το καπέλο σου και ξεκινάς
έξω απ’ τη φυλακή σου να βαδίσεις

μία στροφή προς το εμπορικό κέντρο
που θα συναντήσεις φίλους σου
και μετά από μια παρτίδα τάβλι
δύο καφέδες και τρία τσιγάρα

θα επιστρέφεις πάλι σπίτι
για μιαν ακόμα βουβή βραδιά.

AFFAIRS

You’ve settled your affairs with
friends and relatives who
forget to call you during their

festive events though they always
invite you to funerals

you’ve settled with annoying memories
dreams that never turned into reality

in peace with yourself now
you put on your cap and

walk out of your prison
turn toward the shopping mall
where you’ll meet your pals and

after a game of backgammon
two coffees and three cigarettes

you walk back to your house
for another long soundless night

ON REMORSES AND REGRETS, Collection in Progress.

ΛΙΛΗ-ΖΩΓΡΑΦΟΥ

Lily Zografos: Greece prostitutes herself, consciously and unconsciously.

No one is innocent no one is above his responsibility
I don’t promote any style, way of expression or literature. I don’t write short stories. I report events and signs of the current days. Everything I report has happened to me or to others. For years I’ve spent my life keeping an eye on everything and everyone.
Life goes through me, entrusts me with its ugliness, infuriates me with its systematic injustice it humbles me for my inability to react, to successfully rebel to defend our common ridicule.
If I could be twenty year old again I would start from the mountain peaks, a partisan, a thief, a pirate to open the eyes of those who with no complain accept their fate, as much as those who close their eyes intentionally. No, my revolution wouldn’t go against the establishment but against those who bow down to it. I would kill I would fight the misery, the submission, the modesty.
There is no room on Earth for the humble and the contempt as there is no room for the mouthpieces of the Revolution.
Life has become so inhumane to be moulded into shapes and schemes it doesn’t belong to us as nothing belongs to us of the earth we occupy to our faces.
When the first stupid ass, the first worthless person can tie us on a chair, on a bench or a bed and he can spit on our faces, whip our backs defile us.
The running rot system condones and supports unscrupulousness, beastly behaviour, chaos, abolishing the respect for human life. Nothing is left unexploited from the generation gap that separates people from each other and prepares the children-informers of Hitler up to the complete abolition of the family.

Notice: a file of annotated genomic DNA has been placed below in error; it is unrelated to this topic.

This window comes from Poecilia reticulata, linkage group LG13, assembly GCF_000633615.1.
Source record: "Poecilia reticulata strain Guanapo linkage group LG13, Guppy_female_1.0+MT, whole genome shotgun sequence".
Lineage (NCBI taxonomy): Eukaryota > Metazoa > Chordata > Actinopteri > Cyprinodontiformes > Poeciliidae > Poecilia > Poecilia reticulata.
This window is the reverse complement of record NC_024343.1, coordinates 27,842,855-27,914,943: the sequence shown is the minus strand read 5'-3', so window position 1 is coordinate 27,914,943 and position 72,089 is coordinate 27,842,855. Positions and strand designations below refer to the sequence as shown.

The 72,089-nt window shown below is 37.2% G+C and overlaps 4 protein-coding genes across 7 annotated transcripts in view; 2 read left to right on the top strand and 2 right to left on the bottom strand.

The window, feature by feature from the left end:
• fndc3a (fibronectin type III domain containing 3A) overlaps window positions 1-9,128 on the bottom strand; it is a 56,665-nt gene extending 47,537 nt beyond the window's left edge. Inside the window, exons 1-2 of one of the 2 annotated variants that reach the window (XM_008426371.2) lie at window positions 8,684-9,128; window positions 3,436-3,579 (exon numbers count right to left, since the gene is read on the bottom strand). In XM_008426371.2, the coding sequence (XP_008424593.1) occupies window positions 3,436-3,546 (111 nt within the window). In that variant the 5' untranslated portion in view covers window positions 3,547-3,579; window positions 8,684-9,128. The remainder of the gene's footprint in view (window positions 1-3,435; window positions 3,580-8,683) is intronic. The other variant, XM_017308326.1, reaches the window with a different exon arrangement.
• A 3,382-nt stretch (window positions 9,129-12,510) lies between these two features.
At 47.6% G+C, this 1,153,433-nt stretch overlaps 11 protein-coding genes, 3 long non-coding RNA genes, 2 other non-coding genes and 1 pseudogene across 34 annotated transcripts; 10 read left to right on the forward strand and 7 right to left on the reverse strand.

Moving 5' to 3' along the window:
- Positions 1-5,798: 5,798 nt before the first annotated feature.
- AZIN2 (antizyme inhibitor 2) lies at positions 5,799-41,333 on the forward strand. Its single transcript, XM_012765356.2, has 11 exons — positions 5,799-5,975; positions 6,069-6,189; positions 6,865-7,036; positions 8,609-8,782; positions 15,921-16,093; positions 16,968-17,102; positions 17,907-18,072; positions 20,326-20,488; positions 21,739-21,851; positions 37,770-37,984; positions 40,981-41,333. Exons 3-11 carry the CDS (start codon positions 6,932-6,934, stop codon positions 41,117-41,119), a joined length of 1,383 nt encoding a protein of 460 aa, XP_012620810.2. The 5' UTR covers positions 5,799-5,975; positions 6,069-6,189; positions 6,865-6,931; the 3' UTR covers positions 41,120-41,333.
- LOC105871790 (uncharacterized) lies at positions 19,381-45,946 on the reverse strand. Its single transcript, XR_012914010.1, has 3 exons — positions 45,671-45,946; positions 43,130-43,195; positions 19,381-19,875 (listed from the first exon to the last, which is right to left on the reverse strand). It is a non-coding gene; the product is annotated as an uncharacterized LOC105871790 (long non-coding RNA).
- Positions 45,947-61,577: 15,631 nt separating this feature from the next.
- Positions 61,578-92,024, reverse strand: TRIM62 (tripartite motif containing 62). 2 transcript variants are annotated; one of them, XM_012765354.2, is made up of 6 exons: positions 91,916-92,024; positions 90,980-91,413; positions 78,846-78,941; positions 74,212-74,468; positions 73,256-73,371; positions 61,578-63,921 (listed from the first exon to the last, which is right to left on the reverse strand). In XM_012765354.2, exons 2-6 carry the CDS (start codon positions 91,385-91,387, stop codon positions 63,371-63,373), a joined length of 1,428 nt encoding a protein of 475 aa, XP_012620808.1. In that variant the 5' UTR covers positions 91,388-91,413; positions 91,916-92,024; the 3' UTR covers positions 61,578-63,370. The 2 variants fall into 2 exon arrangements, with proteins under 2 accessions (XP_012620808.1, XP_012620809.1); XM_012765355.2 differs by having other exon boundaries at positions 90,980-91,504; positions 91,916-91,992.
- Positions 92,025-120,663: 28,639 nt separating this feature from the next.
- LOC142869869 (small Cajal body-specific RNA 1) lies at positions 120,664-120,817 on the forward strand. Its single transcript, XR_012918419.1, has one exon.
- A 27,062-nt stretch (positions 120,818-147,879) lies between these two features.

Man is put up for bids. That the system won’t face any resistance when in the near future will put up for bids our motherland.
Papadoloulos* was a trial, an experiment in the European sphere like the thousands of experiments that take place in every corner of the planet. The recipe is simple: When a people raise their head against their leader, representative of the neo-capitalist system just find a bum and let him put handcuffs on the wrists of these people. Then let them exhaust themselves.
Most likely the people will get used to become neutralized for thirty forty years as it happened to Spain and Portugal. But as time goes by things happen in a lot faster pace as the recipe has been modified.
Take the reign from the bum and give them back to the old leader and send him to un-cuff the people. The populace will lick his hands seeing him as their liberator.
For this, we, the today’s guinea pigs we owe to use the term BC as before the Junta and AC as after the Junta, because the experiment was successful and we can’t forget the moment. Greece prostitutes itself, consciously and unconsciously. No one is innocent. No one is above his responsibility.

~Piece from the book “Profession Prostitute” by Lily Zografos, Alexandria Publishers, 1998.
~The last interview given by Lily Zografos to the reporter Anrdeas Roumeliotis

*Papadopoulos, one of the four colonels, dictatorship of 1967-1974
Λιλή Ζωγράφου: Η Ελλάδα εκδίδεται, συνειδητά και ασύνειδα. Κι ούτε ένας αθώος. Ανεύθυνος κανένας
«Δεν πουλώ ύφος, στυλ, λογοτεχνία. Δεν γράφω διηγήματα. Καταθέτω γεγονότα και συμπτώματα της εποχής που ζω. Όλα όσα γράφω συνέβησαν. Σε μένα ή σε άλλους. Χρόνια τώρα σπαταλιέμαι, παρακολουθώντας όλα κι όλους.
Η ζωή περνά από μέσα μου, με διαποτίζει με την ασκήμια της, με γεμίζει λύσσα με την αδικία της την οργανωμένη, με ταπεινώνει με την ανημποριά μου ν’ αντιδράσω, να επαναστατήσω αποτελεσματικά, να υπερασπιστώ το μαζικό μας εξευτελισμό.
Αν ξαναγινόμουν είκοσι χρόνων θα ξεκινούσα από τις κορφές των βουνών, αντάρτης, ληστής, πειρατής, ν’ ανοίξω τα μάτια εκείνων που δέχονται αδιαμαρτύρητα τη μοίρα τους, όσο και κείνων που εθελοτυφλούν. Όχι, η επανάστασή μου δε θα στρεφόταν κατά του καταστημένου και του συστήματός του, αλλά εναντίον εκείνων που το ανέχονται. Θα σκότωνα, θα τσάκιζα την κακομοιριά, την υποταγή, την ταπεινοφροσύνη.
Η γη έτσι κι αλλιώς δε χωρά άλλους ταπεινούς και καταφρονεμένους. Όπως δε χωρά άλλα φερέφωνα προκάτ επανάστασης.
Η ζωή γίνηκε πια πάρα πολύ απάνθρωπη για να την καλουπώνουμε σε σχήματα, δε μας ανήκει καν, όπως δε μας ανήκει τίποτα, από τη γη που κατοικούμε ως τα πρόσωπά μας.
Όταν ο κάθε τυχάρπαστος, ο κάθε τιποτένιος, μπορεί να μάς δέσει πάνω σε μια καρέκλα, σ’ έναν πάγκο ή σ’ ένα κρεβάτι, να μάς φτύσει, να μάς μαστιγώσει, να μάς βιάσει.